These excuses are all wrong. Remember, words have power, and only abusers of that power will deny it. The victims of these abusers are already tough — it takes a thick skin to persist on the internet anymore — and they’re not complaining about one insult. They are drowning in the noise: technology has given bullies the power to deliver a torrent of abuse online with great ease, and unfortunately, most of the media are enablers of that bullying. Getting told once that you ought to be raped is annoying and infuriating; being told dozens of times every day is discouraging and repressive. I know way too many people who have been driven completely off the internet by free speech fanatics who flood all of their communications with hatred and abuse.
Just because I’m trying to be difficult today, keep in mind as well that some people find messages that their cherished religious beliefs are false to be discouraging and repressive. These are concerns that must be recognized; it is important that we don’t fall into the trap of glibly announcing that free speech is simply wonderful, all we have to do is talk to each other in the sunlight and reason with one another, and everyone will be won over by the side of goodness and logic and mutual respect. Because that won’t happen.
Should lies be protected as free speech? How do we deal with, for instance, faith healers? Their promises don’t work. They are so tempting to the weak and sick, though: when the choices are to undertake an agonizing regime of chemotherapy, against simply praying harder, there are many people who will understandably choose the latter course, because someone is lying to them about the effectiveness. How do we deal with advertising? It’s easy when the lies are obvious, such as the old campaigns in which doctors were recruited to endorse cigarettes, but what about ads that say beautiful women will find you irresistible if you swamp your body odor with Axe body spray and drink the right kind of watery beer? Don’t pretend that it’s all just caveat emptor and the weak have only themselves to blame — we’re all susceptible to psychological games, says the guy using an Apple iPad, because they’re really cool.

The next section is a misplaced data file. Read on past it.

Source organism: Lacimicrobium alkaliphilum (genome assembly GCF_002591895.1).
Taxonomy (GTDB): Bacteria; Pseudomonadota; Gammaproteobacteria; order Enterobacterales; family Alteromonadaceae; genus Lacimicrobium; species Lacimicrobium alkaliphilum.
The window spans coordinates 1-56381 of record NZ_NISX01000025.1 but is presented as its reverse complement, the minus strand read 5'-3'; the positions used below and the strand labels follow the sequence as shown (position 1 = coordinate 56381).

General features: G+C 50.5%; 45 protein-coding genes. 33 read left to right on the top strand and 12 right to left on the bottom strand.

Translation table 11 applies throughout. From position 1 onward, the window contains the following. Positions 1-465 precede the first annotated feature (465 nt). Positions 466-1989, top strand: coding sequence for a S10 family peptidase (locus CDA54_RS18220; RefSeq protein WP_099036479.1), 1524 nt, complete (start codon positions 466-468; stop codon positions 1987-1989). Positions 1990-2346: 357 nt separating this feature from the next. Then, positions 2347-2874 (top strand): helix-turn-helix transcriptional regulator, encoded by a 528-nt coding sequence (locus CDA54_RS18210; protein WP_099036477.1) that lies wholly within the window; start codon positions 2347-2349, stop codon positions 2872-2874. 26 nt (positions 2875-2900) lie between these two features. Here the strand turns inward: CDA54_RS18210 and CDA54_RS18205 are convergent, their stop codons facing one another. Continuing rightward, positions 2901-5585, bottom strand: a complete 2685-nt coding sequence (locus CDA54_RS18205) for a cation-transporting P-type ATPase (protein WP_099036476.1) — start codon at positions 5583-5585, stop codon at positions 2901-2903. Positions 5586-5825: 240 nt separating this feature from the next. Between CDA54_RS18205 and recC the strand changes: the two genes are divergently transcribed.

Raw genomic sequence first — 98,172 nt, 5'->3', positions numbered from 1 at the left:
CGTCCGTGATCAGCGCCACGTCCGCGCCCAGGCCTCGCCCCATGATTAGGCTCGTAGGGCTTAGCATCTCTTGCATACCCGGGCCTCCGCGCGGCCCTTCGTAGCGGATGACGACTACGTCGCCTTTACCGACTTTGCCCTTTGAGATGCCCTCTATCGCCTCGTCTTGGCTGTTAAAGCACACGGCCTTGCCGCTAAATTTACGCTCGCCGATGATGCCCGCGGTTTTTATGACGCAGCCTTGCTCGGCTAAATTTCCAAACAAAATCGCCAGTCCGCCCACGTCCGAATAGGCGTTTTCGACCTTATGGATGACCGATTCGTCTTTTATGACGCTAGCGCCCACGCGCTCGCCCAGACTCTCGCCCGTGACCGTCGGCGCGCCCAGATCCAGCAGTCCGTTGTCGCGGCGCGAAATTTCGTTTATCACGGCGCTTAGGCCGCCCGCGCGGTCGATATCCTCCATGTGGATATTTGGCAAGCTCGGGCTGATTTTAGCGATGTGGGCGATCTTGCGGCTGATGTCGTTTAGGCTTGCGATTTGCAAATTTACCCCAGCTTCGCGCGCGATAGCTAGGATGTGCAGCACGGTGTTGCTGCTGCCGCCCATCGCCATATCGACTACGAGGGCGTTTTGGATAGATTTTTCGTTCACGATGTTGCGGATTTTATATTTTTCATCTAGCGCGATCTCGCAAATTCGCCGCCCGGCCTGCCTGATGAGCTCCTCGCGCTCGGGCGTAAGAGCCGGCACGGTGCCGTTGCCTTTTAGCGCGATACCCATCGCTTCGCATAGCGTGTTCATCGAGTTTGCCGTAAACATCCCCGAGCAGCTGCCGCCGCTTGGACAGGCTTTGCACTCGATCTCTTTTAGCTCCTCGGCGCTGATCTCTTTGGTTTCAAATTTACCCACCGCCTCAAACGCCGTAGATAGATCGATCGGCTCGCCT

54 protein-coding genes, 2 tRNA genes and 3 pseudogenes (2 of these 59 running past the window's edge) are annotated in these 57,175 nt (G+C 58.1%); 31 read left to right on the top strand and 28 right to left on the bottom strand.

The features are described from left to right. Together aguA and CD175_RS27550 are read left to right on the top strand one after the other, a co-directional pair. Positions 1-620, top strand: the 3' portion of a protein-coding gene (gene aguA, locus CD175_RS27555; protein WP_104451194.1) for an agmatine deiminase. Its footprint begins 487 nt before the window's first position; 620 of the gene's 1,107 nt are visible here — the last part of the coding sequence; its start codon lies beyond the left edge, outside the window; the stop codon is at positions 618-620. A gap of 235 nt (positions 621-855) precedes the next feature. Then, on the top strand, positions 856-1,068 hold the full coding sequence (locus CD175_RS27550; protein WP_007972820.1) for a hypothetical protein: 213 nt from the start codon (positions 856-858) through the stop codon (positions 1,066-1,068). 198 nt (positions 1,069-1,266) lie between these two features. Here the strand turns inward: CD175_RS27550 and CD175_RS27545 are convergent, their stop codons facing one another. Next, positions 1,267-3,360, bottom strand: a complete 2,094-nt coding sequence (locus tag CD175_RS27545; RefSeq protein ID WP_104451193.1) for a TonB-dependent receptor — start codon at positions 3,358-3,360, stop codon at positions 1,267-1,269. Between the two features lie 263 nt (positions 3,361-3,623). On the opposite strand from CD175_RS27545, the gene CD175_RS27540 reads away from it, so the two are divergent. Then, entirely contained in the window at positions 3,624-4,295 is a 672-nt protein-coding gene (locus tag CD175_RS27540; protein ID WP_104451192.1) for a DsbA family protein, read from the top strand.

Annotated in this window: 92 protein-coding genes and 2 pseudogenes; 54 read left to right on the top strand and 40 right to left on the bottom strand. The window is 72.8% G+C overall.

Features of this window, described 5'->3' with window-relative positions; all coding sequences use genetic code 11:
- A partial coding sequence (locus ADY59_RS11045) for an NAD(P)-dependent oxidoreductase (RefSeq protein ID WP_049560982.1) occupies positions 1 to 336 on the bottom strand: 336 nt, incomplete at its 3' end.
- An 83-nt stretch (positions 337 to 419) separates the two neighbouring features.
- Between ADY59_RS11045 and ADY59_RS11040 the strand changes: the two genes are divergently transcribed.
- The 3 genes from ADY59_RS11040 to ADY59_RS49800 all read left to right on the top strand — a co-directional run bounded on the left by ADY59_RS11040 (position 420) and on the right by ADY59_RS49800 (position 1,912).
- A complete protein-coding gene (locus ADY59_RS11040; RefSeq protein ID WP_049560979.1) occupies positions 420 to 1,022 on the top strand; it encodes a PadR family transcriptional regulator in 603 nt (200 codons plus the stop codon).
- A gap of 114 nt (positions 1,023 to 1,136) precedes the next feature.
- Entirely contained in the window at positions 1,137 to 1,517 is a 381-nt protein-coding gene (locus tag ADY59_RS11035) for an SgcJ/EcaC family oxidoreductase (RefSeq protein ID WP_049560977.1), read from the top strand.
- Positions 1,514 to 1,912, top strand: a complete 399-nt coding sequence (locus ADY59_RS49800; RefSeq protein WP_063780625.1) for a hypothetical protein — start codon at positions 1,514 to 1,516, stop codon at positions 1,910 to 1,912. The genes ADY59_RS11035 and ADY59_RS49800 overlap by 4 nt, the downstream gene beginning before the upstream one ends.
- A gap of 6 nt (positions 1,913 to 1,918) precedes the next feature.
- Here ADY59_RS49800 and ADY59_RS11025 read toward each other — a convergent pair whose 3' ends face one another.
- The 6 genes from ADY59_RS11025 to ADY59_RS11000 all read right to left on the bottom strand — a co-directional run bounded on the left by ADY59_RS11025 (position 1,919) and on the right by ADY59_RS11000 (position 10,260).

I think, and I suspect that most of you agree, that truth ought to be an ultimate arbiter — that what we ought to prize most is honesty and accuracy in our communication, and that it ought to be a human value to demand evidential support for any claim. It is important that we state our expectations up front and clearly, and that that value is a significant component in how we evaluate speech. But we also have to appreciate that that is not a significant component to others: that they may define truth by how well a statement can be reconciled to their holy book, rather than to reality.
To sum up my concerns about free speech:
You don’t have a right to an audience. This is a critical limitation of free speech right now, in a day when technology has made it trivially easy for abusers to circumvent the limitations of courtesy and protocol.
Words have power. Guns also have power; is unregulated access to guns the best path to a free society? We’re engaged in that experiment in the US right now, and I can tell you…no. Similarly, we have to recognize that words must be used responsibly.
Speech can do great harm. Words can enlighten and educate, but they can also oppress and mislead. As humanists, we must appreciate the importance of truth, and do what we can to stop the promulgation of lies.
There are no easy answers. A commitment to free speech is hard — and the easy answers are so attractive. On the one side we have the contingent arguing “You can’t say that!”, and on the other we have people saying, “I can say anything I damn well please, anywhere, anytime!”, and neither is right. We must be aware that the task is one of navigating between the two extremes.